When Adobe Systems Inc. (NASDAQ:ADBE) released its financial results for Q1 2012, it marked one of the last reports before the company begins an ambitious attempt to tame three problems it faces with its flagship creative products: revenue tied to customer upgrade cycles, competition from cheaper alternatives, and piracy.
It also marks a year of transition for the company as it shakes up its business, embraces social media and tablets, and begins to adapt to an online world increasingly dominated by mobile browsers.
Adobe’s revenue for the quarter was up slightly ($1.045 billion), but the real story will play out through the rest of 2012.
For decades, Adobe’s creative software suite — including popular titles such as Photoshop, Illustrator, DreamWeaver, Flash, and inDesign — has been the choice for design professionals. The company has typically offered new versions of its products every 18 months to two years and would experience a revenue surge after the release of each as customers upgraded. However, Adobe’s premium pricing model (Photoshop alone can sell for $900) has led to increased competition and products that consistently top the list for most frequently pirated software. More professionals than ever are using Adobe products, but because of delayed purchases and piracy, the company’s revenue doesn’t fully reflect that.
A strategy to reduce theft
These threats are why Adobe decided to embrace the cloud. With its Creative Cloud, which is scheduled to launch in Q2 2012, Adobe is offering its most popular products as well as Web-exclusive tools, following a SaaS (software as a service) pricing model of $49.99 per month. The standalone products with the big price tags will continue to be offered, but the company hopes that by offering a $50 monthly online option, it will discourage piracy and regain customers who had turned to cheaper alternatives.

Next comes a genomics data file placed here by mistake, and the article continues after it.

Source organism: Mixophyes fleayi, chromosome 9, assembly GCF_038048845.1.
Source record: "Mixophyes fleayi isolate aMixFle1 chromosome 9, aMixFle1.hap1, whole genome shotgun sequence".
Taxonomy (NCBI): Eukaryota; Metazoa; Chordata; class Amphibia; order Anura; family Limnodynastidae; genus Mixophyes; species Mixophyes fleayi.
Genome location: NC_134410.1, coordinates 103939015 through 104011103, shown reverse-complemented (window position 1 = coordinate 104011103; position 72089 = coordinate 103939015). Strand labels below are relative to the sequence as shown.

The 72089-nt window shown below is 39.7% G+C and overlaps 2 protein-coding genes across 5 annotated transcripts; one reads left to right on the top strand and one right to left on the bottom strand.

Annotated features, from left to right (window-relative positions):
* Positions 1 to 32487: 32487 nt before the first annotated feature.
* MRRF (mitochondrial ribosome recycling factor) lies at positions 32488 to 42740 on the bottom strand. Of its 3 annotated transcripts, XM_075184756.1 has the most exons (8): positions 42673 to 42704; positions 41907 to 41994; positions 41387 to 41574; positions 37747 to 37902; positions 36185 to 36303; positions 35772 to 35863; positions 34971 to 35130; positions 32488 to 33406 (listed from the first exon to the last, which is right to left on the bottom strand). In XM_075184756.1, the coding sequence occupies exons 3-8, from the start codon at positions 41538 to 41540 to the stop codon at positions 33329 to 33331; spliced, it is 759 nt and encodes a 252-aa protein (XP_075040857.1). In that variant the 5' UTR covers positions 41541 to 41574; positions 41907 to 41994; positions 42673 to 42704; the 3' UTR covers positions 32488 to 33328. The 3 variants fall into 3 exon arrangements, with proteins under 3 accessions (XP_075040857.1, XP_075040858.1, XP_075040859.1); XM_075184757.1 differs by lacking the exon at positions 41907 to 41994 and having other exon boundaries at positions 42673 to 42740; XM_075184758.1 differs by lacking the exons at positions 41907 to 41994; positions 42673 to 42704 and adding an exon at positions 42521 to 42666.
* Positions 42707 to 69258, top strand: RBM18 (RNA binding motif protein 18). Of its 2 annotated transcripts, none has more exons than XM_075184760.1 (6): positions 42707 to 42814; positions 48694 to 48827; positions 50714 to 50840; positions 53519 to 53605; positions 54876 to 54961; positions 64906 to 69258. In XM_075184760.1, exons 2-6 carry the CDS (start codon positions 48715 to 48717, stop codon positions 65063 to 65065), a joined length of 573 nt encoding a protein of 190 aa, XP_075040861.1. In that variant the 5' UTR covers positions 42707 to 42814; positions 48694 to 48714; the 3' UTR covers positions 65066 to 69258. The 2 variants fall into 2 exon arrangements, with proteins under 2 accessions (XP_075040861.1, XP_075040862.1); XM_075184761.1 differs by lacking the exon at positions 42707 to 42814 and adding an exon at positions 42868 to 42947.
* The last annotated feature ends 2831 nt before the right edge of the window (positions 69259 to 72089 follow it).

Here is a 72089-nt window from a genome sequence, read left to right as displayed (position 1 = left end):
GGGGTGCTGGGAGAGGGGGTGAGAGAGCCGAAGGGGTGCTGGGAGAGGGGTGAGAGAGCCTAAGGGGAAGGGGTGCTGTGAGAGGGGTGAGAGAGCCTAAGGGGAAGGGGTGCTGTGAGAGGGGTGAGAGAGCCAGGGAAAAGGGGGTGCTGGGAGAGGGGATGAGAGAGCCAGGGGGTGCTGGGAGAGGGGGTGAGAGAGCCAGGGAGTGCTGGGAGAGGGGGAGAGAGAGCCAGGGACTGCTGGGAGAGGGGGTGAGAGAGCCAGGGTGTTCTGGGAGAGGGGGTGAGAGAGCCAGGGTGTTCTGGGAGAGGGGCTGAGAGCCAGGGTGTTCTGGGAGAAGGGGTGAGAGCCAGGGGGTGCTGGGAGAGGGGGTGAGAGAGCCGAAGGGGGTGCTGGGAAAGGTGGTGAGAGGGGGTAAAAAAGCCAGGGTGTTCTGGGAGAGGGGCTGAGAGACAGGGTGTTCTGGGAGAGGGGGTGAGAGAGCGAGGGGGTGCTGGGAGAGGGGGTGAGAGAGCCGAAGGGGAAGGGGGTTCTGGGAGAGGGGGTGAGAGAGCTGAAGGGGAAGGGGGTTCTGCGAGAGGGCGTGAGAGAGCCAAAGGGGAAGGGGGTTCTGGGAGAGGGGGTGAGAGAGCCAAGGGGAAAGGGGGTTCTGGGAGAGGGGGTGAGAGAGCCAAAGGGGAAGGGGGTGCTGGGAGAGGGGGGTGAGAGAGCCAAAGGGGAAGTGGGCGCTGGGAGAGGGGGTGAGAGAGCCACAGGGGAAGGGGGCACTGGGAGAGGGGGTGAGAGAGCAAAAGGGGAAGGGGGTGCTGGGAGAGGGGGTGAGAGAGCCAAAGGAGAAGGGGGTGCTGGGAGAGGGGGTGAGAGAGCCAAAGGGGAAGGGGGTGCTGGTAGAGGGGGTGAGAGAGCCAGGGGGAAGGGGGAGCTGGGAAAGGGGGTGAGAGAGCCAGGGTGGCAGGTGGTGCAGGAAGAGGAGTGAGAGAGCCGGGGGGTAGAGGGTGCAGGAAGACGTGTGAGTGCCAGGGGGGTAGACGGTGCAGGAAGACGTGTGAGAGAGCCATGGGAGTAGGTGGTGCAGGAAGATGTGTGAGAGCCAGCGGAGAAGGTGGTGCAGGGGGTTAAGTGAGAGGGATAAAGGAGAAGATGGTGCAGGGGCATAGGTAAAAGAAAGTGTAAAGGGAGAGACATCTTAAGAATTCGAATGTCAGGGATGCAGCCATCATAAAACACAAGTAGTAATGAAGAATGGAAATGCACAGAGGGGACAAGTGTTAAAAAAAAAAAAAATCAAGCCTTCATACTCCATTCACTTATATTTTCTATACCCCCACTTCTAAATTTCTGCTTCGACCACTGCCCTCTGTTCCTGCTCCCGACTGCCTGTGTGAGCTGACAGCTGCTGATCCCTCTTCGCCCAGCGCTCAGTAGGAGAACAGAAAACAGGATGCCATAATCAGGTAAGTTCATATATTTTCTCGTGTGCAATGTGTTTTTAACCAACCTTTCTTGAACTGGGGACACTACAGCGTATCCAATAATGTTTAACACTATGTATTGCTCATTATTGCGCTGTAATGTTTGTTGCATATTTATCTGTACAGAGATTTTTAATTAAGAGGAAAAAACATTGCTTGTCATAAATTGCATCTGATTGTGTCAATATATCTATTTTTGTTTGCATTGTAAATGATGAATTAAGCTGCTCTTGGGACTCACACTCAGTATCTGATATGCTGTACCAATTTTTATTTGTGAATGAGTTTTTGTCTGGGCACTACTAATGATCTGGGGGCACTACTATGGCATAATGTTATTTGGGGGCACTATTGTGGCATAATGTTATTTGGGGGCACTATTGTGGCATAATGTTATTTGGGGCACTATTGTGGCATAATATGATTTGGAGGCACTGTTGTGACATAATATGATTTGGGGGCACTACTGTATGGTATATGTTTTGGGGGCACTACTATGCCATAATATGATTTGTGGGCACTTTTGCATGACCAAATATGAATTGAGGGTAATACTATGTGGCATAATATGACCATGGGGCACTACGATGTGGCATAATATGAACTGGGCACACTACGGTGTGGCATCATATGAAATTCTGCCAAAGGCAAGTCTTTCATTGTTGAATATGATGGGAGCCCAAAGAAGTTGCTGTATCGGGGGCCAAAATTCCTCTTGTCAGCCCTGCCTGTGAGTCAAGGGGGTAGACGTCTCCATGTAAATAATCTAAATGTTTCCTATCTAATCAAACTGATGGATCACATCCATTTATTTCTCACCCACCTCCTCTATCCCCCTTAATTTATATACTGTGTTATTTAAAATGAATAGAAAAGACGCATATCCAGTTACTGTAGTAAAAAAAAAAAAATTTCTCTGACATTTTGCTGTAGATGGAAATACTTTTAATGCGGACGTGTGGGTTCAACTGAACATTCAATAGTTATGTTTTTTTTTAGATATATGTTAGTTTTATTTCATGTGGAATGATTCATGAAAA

If a customer who had previously bought a single $900 product and upgraded every two years switched to Creative Cloud, the eventual cost would actually be a little higher, with 24 months of membership bringing Adobe $1,200. To make the proposition more attractive, Creative Cloud (which includes 20GB of free online storage) is also being touted as a social hub where professionals can share experiences and tips, show off their work, and build connections.
Other changes this year include the reintroduction of a free beta version of Photoshop CS6 (something the company has not done for the past several releases) and the introduction of inexpensive creative tools aimed at tablet users. Adobe Photoshop Touch for Apple‘s (NASDAQ:AAPL) iPad or Google (NASDAQ:GOOG) Android tablets provides powerful gesture-based photo editing tools for mobile users (along with hooks to social media sites like Facebook) and the ability to sync projects with Creative Cloud — for a very user-friendly $9.99 price.
An HTML 5 recharge for graphics and video
The company faces additional challenges as its Flash platform — once the Web standard for advanced graphics and video — has come under fire, first by Apple (which refuses to support Flash on its iPhone, iPad, or iPod) and then by Web designers. When the company halted development of its Flash player for mobile browsers, it subsequently announced the layoff of 7% of its workforce. It is now incorporating HTML5, the competing standard, in its products.
Adobe has undergone many changes since its 1982 launch. The company grew from the developer of the PostScript language used by laser printers into image editing and desktop publishing. It introduced the PDF (portable document format) standard and expanded its products into a dominant Web development platform.
But this coming transition marks a move into new territory and a new business model, one that could result in flat revenues for the rest of the year if many existing customers skip the upgrade and go with Creative Cloud instead. Still, in the long term, the shift has the potential to even out and boost revenue.